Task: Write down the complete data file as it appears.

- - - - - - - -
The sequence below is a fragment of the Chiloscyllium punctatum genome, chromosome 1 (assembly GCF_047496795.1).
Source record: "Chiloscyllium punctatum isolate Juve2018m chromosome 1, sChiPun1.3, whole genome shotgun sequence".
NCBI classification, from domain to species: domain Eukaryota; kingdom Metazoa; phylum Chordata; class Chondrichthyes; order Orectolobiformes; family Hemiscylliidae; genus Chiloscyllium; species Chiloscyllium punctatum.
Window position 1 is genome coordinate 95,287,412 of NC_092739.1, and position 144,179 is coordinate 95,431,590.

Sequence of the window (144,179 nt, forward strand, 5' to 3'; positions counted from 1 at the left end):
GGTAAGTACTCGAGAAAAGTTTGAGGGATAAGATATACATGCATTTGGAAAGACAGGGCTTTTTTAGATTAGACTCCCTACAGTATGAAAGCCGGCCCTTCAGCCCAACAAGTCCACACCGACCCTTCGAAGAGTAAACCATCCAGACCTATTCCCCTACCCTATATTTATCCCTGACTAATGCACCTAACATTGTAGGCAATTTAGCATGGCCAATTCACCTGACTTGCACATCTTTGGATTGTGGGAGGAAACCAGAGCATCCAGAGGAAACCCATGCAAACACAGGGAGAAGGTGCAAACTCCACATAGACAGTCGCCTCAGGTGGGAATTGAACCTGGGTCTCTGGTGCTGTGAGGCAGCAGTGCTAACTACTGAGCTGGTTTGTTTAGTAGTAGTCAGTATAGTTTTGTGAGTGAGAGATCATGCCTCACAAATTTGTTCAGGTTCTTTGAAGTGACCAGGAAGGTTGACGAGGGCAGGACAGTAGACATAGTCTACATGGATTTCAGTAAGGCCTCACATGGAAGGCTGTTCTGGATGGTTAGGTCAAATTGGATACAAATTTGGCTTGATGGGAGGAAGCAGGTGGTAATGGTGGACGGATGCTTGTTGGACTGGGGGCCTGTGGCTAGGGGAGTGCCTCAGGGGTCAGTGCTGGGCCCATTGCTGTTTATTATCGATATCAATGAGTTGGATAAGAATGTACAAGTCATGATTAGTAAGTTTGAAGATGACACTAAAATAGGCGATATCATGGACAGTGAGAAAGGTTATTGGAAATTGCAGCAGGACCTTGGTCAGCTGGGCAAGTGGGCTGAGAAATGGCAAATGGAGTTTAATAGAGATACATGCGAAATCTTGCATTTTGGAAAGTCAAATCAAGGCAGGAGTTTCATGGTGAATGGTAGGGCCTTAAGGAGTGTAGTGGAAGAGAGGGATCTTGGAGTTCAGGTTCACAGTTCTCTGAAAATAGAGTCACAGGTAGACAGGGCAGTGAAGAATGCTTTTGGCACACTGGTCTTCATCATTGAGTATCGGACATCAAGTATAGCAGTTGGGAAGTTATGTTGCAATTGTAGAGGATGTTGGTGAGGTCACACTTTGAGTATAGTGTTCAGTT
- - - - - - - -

The sequence below is a fragment of the Chiloscyllium punctatum genome, chromosome 1 (assembly GCF_047496795.1).
Source record: "Chiloscyllium punctatum isolate Juve2018m chromosome 1, sChiPun1.3, whole genome shotgun sequence".
NCBI classification, from domain to species: domain Eukaryota; kingdom Metazoa; phylum Chordata; class Chondrichthyes; order Orectolobiformes; family Hemiscylliidae; genus Chiloscyllium; species Chiloscyllium punctatum.
Window position 1 is genome coordinate 95,287,412 of NC_092739.1, and position 144,179 is coordinate 95,431,590.

Sequence of the window (144,179 nt, forward strand, 5' to 3'; positions counted from 1 at the left end):
GGTAAGTACTCGAGAAAAGTTTGAGGGATAAGATATACATGCATTTGGAAAGACAGGGCTTTTTTAGATTAGACTCCCTACAGTATGAAAGCCGGCCCTTCAGCCCAACAAGTCCACACCGACCCTTCGAAGAGTAAACCATCCAGACCTATTCCCCTACCCTATATTTATCCCTGACTAATGCACCTAACATTGTAGGCAATTTAGCATGGCCAATTCACCTGACTTGCACATCTTTGGATTGTGGGAGGAAACCAGAGCATCCAGAGGAAACCCATGCAAACACAGGGAGAAGGTGCAAACTCCACATAGACAGTCGCCTCAGGTGGGAATTGAACCTGGGTCTCTGGTGCTGTGAGGCAGCAGTGCTAACTACTGAGCTGGTTTGTTTAGTAGTAGTCAGTATAGTTTTGTGAGTGAGAGATCATGCCTCACAAATTTGTTCAGGTTCTTTGAAGTGACCAGGAAGGTTGACGAGGGCAGGACAGTAGACATAGTCTACATGGATTTCAGTAAGGCCTCACATGGAAGGCTGTTCTGGATGGTTAGGTCAAATTGGATACAAATTTGGCTTGATGGGAGGAAGCAGGTGGTAATGGTGGACGGATGCTTGTTGGACTGGGGGCCTGTGGCTAGGGGAGTGCCTCAGGGGTCAGTGCTGGGCCCATTGCTGTTTATTATCGATATCAATGAGTTGGATAAGAATGTACAAGTCATGATTAGTAAGTTTGAAGATGACACTAAAATAGGCGATATCATGGACAGTGAGAAAGGTTATTGGAAATTGCAGCAGGACCTTGGTCAGCTGGGCAAGTGGGCTGAGAAATGGCAAATGGAGTTTAATAGAGATACATGCGAAATCTTGCATTTTGGAAAGTCAAATCAAGGCAGGAGTTTCATGGTGAATGGTAGGGCCTTAAGGAGTGTAGTGGAAGAGAGGGATCTTGGAGTTCAGGTTCACAGTTCTCTGAAAATAGAGTCACAGGTAGACAGGGCAGTGAAGAATGCTTTTGGCACACTGGTCTTCATCATTGAGTATCGGACATCAAGTATAGCAGTTGGGAAGTTATGTTGCAATTGTAGAGGATGTTGGTGAGGTCACACTTTGAGTATAGTGTTCAGTT